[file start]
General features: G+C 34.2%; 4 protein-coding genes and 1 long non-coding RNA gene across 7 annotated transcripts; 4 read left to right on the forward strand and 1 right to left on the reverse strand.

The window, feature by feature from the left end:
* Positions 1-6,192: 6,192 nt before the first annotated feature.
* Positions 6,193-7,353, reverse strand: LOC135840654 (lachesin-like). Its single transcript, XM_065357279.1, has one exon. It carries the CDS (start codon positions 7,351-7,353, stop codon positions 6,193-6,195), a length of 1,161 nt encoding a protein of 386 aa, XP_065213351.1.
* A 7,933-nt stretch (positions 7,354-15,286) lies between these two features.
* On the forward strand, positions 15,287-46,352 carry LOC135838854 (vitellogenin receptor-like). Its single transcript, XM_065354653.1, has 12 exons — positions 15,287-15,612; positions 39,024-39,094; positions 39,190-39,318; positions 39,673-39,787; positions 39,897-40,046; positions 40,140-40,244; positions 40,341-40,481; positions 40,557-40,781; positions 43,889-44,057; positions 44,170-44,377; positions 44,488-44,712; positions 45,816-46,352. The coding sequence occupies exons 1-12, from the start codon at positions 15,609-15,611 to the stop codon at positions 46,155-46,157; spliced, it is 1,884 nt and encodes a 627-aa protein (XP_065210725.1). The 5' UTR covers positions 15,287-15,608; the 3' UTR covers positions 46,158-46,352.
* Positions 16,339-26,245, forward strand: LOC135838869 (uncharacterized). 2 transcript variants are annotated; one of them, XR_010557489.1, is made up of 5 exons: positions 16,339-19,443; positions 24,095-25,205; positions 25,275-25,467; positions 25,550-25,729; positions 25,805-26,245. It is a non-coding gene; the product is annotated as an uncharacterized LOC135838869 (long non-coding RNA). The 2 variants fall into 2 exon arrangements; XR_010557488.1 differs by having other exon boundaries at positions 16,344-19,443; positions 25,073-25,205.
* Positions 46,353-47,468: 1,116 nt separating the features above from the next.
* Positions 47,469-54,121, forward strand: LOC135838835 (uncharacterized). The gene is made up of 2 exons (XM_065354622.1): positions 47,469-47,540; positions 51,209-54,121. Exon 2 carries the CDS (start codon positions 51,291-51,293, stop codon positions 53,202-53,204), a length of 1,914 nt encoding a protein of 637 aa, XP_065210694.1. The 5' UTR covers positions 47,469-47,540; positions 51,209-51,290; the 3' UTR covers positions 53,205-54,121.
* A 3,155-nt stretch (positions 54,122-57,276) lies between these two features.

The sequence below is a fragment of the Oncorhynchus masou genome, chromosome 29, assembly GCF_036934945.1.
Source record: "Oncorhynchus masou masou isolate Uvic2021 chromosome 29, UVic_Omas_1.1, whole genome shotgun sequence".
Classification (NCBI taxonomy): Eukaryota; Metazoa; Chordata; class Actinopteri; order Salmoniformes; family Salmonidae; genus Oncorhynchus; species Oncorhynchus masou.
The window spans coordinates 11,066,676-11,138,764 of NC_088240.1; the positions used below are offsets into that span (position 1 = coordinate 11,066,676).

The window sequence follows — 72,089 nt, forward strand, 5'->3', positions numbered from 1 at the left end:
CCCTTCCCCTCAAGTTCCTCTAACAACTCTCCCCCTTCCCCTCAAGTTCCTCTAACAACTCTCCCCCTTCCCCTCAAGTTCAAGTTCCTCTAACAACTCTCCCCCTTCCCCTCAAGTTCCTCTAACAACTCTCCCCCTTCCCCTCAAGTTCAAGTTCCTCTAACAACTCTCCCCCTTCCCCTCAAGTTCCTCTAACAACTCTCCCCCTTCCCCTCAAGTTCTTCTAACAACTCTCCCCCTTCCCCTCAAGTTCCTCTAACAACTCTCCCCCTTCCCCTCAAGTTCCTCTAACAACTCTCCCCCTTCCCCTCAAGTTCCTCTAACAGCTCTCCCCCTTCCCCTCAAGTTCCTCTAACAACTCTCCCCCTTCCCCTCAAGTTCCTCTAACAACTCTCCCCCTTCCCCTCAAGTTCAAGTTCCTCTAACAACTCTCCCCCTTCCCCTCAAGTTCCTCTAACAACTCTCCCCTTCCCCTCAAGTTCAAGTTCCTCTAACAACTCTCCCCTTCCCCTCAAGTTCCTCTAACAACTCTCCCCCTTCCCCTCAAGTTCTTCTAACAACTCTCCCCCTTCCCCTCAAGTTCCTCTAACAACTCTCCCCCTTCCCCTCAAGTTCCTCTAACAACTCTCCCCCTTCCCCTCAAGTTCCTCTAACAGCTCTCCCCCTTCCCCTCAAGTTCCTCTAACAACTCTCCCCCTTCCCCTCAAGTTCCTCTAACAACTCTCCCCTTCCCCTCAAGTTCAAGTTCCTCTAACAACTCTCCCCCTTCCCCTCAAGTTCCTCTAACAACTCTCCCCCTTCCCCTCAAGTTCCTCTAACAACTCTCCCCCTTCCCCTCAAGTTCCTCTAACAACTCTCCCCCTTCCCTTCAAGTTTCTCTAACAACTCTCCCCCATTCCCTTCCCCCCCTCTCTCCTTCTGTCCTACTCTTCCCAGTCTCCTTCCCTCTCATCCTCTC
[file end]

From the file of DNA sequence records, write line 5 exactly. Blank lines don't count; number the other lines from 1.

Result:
* A 7,933-nt stretch (positions 7,354-15,286) lies between these two features.